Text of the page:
reconsidered by the lower court did not finally dispose of the merits of the case so that it should be
covered by the reglementary period stated in Section 39. That section speaks of final orders and not
interlocutory ones or those that leave something to be done by the court before the case is finally

decided on the merits. By denying the motion to strike out the answers of private respondents to
petitioners request for admission, the lower court did not terminate the proceedings. When it ruled
on the omnibus motion which petitioners believe was filed out of time, the lower court simply
disposed of a matter that was, in a manner of speaking, getting in the way of the expeditious
disposition of the case. Private respondents who should be most interested in the speedy disposition
of the case unfortunately and unwittingly caused its delay by a request for admission that only
achieved nothing but further delay in the proceedings.


(G.R. No. 167321, July 31, 2006)
Loreto Samia San Juan executed a Last Will and Testament naming Oscar Casa as
one of the devisees therein. Upon Loretos death on October 25, 1988, Atty. Teodorico A.
Aquino filed a petition for the probate of the will in the RTC of Quezon City. But, the probate
court issued an Order denying the entry of appearance of a law firm claiming to be the
representative of heirs of Casa, considering that Federico Casa, Jr. was not the executor or
administrator of the estate of the devisee, hence, cannot be substituted for the deceased as his
representative. Thereafter, the court issued an order directing Aquino to secure the appointment
of an administrator or executor of the estate of Oscar Casa in order that the appointee be
substituted in lieu of the said deceased.
In compliance with the order of the court, Epifanio San Juan filed a Motion to Declare
Appointment of Administrator As Inadequate or Insufficient. He maintained that the heirs
should present an administrator of the estate of Oscar Casa as the representative of the estate in
the case.
On December 2, 2003, the RTC issued an Order denying the motion of San Juan.
Contrary to its Order dated November 22, 2002, the court held that there was, after all, no need
for the appointment of an administrator or executor as substitute for the deceased devisee. It is
enough, the court declared, that a representative be appointed.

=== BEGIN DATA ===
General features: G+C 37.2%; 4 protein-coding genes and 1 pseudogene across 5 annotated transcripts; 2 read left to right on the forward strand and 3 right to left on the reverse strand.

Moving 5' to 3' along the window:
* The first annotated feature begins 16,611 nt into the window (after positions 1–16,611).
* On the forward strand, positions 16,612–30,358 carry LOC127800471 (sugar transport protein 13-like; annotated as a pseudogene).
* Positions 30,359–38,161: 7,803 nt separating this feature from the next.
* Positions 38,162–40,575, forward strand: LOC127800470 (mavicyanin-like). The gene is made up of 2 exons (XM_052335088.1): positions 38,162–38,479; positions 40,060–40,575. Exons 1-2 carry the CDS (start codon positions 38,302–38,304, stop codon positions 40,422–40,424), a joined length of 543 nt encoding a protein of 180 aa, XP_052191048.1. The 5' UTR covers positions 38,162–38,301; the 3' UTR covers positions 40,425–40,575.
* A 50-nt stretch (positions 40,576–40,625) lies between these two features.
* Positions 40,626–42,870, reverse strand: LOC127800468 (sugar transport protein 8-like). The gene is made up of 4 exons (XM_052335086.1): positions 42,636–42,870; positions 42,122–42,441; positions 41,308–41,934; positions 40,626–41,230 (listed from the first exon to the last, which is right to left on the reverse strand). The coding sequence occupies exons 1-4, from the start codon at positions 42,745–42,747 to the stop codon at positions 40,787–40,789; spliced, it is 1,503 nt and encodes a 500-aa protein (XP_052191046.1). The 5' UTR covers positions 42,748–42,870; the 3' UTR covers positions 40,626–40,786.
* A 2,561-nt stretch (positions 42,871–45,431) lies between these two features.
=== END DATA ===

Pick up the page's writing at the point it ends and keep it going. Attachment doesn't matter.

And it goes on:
San Juan received a copy of the December 2, 2003 Order on December 15, 2003 and
filed, on December 30, 2003, a motion for reconsideration thereof. Alleging that the alleged heirs
of Oscar Casa did not file any petition for the appointment of an administrator of his estate;
hence, Federico Casa, Jr. is not qualified to be appointed as substitute for the deceased devisee.
San Juan pointed out that the December 2, 2003 Order of the probate court contravened its
August 14, 2002 and November 22, 2002 Orders.
The motion for reconsideration was denied on February 27, 2004 where the probate court
declared that it had carefully evaluated the arguments raised by the parties and found no
compelling ground or cogent reason to set aside its December 2, 2003 Order.
On May 7, 2004, San Juan filed a Motion to Admit his second motion for reconsideration dated
May 6, 2004, appending thereto the December 2, 2003 Order of the RTC.
On June 11, 2004, the probate court issued an order denying the second motion for
reconsideration of San Juan. It noted that the motion merely reiterated the same arguments in his
first motion for reconsideration which had already been passed upon. When San Juan received a
copy of the June 11, 2004 Order of the trial court, he filed, on July 23, 2004, a motion for
reconsideration thereof. Aquino opposed the motion, contending that it was, in fact, a third
motion for reconsideration, a prohibited pleading under Section 3, Rule 37 of the 1997 Rules of
Civil Procedure which was granted by the CA.
San Juan, now petitioner, filed a petition for certiorari with the CA on November
22, 2004 for the nullification of the orders issued by the probate court but dismiss by the court. A
Motion for reconsideration was filed but denied. Petitioner now seeks relief from this Court, via
a petition for review on certiorari, for the reversal of the resolutions of the appellate court
Whether or not the sixty-day period for filing a petition for certiorari under Rule 65 of the
rules of courts is reckoned from notice of denial of the first motion for reconsideration of an

interlocutory order even though a second and third motion for reconsideration (which are not
prohibitive motions) of the same interlocutory order had been filed and ere later denied.